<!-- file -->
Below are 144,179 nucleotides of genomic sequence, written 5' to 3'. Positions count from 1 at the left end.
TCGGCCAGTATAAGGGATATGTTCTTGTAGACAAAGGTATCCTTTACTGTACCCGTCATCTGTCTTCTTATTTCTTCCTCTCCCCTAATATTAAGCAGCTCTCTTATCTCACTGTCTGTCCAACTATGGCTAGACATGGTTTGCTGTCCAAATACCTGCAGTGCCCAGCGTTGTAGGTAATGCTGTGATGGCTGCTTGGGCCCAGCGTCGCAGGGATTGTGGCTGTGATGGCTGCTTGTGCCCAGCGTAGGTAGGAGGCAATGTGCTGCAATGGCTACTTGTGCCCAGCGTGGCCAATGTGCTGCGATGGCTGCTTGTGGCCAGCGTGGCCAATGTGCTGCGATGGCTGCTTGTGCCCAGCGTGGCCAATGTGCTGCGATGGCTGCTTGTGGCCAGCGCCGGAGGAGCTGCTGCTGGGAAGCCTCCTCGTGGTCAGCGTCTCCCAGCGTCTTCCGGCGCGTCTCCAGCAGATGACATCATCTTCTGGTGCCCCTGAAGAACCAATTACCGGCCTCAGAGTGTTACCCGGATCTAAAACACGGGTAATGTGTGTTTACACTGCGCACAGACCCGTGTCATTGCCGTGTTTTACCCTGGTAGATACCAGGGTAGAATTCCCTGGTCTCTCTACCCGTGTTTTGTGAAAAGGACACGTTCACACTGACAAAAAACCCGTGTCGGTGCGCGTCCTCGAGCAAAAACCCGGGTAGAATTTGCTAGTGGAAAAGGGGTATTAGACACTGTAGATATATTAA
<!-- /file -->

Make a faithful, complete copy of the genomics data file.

Below are 144,179 nucleotides of genomic sequence, written 5' to 3'. Positions count from 1 at the left end.
TCGGCCAGTATAAGGGATATGTTCTTGTAGACAAAGGTATCCTTTACTGTACCCGTCATCTGTCTTCTTATTTCTTCCTCTCCCCTAATATTAAGCAGCTCTCTTATCTCACTGTCTGTCCAACTATGGCTAGACATGGTTTGCTGTCCAAATACCTGCAGTGCCCAGCGTTGTAGGTAATGCTGTGATGGCTGCTTGGGCCCAGCGTCGCAGGGATTGTGGCTGTGATGGCTGCTTGTGCCCAGCGTAGGTAGGAGGCAATGTGCTGCAATGGCTACTTGTGCCCAGCGTGGCCAATGTGCTGCGATGGCTGCTTGTGGCCAGCGTGGCCAATGTGCTGCGATGGCTGCTTGTGCCCAGCGTGGCCAATGTGCTGCGATGGCTGCTTGTGGCCAGCGCCGGAGGAGCTGCTGCTGGGAAGCCTCCTCGTGGTCAGCGTCTCCCAGCGTCTTCCGGCGCGTCTCCAGCAGATGACATCATCTTCTGGTGCCCCTGAAGAACCAATTACCGGCCTCAGAGTGTTACCCGGATCTAAAACACGGGTAATGTGTGTTTACACTGCGCACAGACCCGTGTCATTGCCGTGTTTTACCCTGGTAGATACCAGGGTAGAATTCCCTGGTCTCTCTACCCGTGTTTTGTGAAAAGGACACGTTCACACTGACAAAAAACCCGTGTCGGTGCGCGTCCTCGAGCAAAAACCCGGGTAGAATTTGCTAGTGGAAAAGGGGTATTAGACACTGTAGATATATTAA